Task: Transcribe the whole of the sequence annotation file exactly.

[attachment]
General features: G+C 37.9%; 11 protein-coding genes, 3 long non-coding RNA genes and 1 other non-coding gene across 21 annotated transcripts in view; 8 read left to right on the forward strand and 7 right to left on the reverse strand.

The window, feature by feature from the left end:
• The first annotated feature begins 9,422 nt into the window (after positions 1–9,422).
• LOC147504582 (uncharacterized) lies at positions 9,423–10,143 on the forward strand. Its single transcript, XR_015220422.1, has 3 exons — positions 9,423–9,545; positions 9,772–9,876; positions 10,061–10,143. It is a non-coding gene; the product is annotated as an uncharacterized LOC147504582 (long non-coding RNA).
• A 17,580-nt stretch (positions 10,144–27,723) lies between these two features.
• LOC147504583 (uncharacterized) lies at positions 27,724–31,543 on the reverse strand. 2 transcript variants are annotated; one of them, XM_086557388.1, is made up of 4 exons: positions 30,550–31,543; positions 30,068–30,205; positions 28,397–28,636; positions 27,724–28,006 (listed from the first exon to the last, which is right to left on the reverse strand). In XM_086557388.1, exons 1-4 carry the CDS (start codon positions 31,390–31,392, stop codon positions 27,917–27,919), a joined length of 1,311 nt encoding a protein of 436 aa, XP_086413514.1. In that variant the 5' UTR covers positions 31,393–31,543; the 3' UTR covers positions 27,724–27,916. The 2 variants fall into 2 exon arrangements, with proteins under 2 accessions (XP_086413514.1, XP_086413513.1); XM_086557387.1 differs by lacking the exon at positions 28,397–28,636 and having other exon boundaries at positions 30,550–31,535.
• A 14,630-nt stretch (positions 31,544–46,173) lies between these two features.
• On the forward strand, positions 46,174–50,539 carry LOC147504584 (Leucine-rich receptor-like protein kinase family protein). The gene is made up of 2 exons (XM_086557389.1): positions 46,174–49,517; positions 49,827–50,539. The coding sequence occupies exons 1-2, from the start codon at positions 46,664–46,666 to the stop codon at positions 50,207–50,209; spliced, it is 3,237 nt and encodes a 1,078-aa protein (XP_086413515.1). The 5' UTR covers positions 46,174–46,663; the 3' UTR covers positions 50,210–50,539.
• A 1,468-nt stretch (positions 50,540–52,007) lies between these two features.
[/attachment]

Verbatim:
General features: G+C 37.9%; 11 protein-coding genes, 3 long non-coding RNA genes and 1 other non-coding gene across 21 annotated transcripts in view; 8 read left to right on the forward strand and 7 right to left on the reverse strand.

The window, feature by feature from the left end:
• The first annotated feature begins 9,422 nt into the window (after positions 1–9,422).
• LOC147504582 (uncharacterized) lies at positions 9,423–10,143 on the forward strand. Its single transcript, XR_015220422.1, has 3 exons — positions 9,423–9,545; positions 9,772–9,876; positions 10,061–10,143. It is a non-coding gene; the product is annotated as an uncharacterized LOC147504582 (long non-coding RNA).
• A 17,580-nt stretch (positions 10,144–27,723) lies between these two features.
• LOC147504583 (uncharacterized) lies at positions 27,724–31,543 on the reverse strand. 2 transcript variants are annotated; one of them, XM_086557388.1, is made up of 4 exons: positions 30,550–31,543; positions 30,068–30,205; positions 28,397–28,636; positions 27,724–28,006 (listed from the first exon to the last, which is right to left on the reverse strand). In XM_086557388.1, exons 1-4 carry the CDS (start codon positions 31,390–31,392, stop codon positions 27,917–27,919), a joined length of 1,311 nt encoding a protein of 436 aa, XP_086413514.1. In that variant the 5' UTR covers positions 31,393–31,543; the 3' UTR covers positions 27,724–27,916. The 2 variants fall into 2 exon arrangements, with proteins under 2 accessions (XP_086413514.1, XP_086413513.1); XM_086557387.1 differs by lacking the exon at positions 28,397–28,636 and having other exon boundaries at positions 30,550–31,535.
• A 14,630-nt stretch (positions 31,544–46,173) lies between these two features.
• On the forward strand, positions 46,174–50,539 carry LOC147504584 (Leucine-rich receptor-like protein kinase family protein). The gene is made up of 2 exons (XM_086557389.1): positions 46,174–49,517; positions 49,827–50,539. The coding sequence occupies exons 1-2, from the start codon at positions 46,664–46,666 to the stop codon at positions 50,207–50,209; spliced, it is 3,237 nt and encodes a 1,078-aa protein (XP_086413515.1). The 5' UTR covers positions 46,174–46,663; the 3' UTR covers positions 50,210–50,539.
• A 1,468-nt stretch (positions 50,540–52,007) lies between these two features.